Realistic models require better data
Munik Shrestha and Samuel V. Scarpino. While firefighters in Australia were bringing the devastating 2019–2020 bushfires under control, a novel coronavirus was spreading rapidly through China, transitioning from a local outbreak into a global pandemic. Remarkably, the mathematical models scientists use to study the spreading of both fires and pathogens share many features. An important similarity is that in both cases, models and data show that the economic and health costs do not increase linearly with the number of people infected or hectares burned; instead, they explode, going from imperceptibly small to unimaginably large in what seems an instant. Herein lies the central challenge of studying such systems: both involve random, multiplicative processes characterized by exponential growth and discontinuous phase transitions, where the equilibrium number of cases can go from nearly zero to infinitely many in actually an instant. Accordingly, their mathematical properties depend on rare, exponentially costly and hard-to-study events.
However, there is at least one crucial difference between fires and epidemics: how readily the two systems can be monitored and measured. Whereas the effects of fires can often be seen with the naked eye, public health records contain information on only the largest outbreaks. As a result, although ecologists can study the past effects of numerous fires, both large and small, epidemiologists rely primarily on data from rare, population-spanning events. Why does this matter? At the phase transition, between local outbreak and global pandemic, the proportion infected can be scale free, meaning measuring only the large outbreaks leads to immeasurably large bias. Mathematical epidemiologists have developed models that can inform policy that saves lives, but the need remains for more refined instruments to gather empirical observations and test those models.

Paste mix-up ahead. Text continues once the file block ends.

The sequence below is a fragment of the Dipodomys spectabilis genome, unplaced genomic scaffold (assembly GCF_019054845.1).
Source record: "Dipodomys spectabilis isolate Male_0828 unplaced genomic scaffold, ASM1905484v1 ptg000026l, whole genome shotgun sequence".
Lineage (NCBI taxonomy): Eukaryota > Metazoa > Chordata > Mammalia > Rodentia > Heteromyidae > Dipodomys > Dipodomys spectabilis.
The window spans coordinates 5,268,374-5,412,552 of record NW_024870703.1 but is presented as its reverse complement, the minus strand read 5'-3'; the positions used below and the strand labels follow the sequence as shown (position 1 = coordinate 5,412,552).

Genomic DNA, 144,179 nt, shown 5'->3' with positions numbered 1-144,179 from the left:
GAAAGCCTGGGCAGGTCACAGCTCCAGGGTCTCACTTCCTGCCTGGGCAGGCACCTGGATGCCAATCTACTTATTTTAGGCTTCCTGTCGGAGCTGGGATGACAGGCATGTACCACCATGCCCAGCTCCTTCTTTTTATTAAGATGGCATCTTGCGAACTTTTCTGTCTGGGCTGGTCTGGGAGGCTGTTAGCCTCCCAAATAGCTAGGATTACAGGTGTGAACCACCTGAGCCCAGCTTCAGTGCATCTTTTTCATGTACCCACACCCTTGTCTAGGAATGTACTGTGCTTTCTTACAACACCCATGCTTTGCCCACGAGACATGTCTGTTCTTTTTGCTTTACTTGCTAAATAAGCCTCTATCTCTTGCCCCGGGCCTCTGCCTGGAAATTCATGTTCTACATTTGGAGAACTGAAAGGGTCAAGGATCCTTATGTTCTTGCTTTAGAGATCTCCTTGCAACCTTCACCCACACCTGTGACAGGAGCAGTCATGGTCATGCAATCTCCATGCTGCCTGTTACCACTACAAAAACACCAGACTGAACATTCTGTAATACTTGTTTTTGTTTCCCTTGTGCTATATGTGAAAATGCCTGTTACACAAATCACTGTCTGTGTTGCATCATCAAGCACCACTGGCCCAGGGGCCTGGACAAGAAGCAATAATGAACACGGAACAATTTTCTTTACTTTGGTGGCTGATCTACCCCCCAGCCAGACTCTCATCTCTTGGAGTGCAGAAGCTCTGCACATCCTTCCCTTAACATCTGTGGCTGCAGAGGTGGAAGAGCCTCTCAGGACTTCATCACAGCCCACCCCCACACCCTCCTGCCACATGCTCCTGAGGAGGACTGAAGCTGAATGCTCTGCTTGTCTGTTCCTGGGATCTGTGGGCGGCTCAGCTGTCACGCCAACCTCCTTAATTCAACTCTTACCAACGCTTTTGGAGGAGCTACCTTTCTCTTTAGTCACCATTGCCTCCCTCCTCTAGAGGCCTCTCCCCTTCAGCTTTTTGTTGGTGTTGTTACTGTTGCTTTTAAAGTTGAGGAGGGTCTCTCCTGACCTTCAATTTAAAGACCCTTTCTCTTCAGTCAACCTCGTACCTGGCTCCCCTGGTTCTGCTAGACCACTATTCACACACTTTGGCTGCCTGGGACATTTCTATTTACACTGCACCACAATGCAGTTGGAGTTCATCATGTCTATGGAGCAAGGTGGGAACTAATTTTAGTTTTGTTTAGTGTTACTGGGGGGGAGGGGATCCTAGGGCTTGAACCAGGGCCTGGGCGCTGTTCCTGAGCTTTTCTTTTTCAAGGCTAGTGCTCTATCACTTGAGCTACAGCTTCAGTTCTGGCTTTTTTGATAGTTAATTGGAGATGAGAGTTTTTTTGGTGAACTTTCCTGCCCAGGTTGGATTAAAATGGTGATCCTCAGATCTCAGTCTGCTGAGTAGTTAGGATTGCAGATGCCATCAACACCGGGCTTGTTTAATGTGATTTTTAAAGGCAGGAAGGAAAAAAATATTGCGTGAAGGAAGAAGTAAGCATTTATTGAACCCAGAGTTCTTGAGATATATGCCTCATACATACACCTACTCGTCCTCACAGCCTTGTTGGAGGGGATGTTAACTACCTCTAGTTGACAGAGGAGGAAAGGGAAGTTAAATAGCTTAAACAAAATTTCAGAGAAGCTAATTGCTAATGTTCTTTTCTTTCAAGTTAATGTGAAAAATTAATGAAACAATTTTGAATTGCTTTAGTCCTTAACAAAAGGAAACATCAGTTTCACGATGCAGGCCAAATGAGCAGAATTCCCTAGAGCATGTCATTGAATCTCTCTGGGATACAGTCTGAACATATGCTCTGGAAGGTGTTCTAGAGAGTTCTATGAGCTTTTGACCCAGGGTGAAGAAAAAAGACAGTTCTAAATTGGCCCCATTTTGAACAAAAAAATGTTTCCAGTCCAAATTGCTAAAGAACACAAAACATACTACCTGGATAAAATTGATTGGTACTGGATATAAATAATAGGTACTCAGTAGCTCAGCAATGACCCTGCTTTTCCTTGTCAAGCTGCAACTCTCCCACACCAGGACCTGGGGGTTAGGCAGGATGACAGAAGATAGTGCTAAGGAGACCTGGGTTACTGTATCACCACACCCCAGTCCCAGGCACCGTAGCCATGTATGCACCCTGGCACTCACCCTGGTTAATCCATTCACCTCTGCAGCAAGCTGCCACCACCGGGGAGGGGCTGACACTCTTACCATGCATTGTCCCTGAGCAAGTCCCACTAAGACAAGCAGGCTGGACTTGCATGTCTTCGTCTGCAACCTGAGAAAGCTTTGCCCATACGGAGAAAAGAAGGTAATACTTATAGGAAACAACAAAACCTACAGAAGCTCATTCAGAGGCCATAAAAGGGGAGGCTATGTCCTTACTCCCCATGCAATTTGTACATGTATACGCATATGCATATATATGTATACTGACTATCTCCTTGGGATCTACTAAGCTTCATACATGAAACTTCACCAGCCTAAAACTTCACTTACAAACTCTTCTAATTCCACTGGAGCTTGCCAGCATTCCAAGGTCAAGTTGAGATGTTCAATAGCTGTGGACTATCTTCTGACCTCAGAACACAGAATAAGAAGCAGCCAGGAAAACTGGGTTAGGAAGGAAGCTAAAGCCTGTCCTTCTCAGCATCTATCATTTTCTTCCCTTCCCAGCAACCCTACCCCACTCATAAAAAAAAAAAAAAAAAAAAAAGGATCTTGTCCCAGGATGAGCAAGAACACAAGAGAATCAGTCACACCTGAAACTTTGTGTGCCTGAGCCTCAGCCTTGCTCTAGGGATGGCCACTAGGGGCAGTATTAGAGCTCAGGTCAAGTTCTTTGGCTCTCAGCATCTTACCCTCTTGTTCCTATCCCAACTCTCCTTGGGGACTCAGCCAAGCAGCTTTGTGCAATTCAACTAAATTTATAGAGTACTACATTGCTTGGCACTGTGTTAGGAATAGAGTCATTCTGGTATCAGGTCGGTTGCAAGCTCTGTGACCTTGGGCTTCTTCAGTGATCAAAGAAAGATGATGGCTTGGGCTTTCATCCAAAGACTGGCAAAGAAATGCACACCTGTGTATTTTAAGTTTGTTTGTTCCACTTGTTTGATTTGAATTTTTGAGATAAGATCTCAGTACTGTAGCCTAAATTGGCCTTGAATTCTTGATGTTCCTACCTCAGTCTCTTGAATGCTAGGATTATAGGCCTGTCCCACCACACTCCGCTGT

Open, detailed case data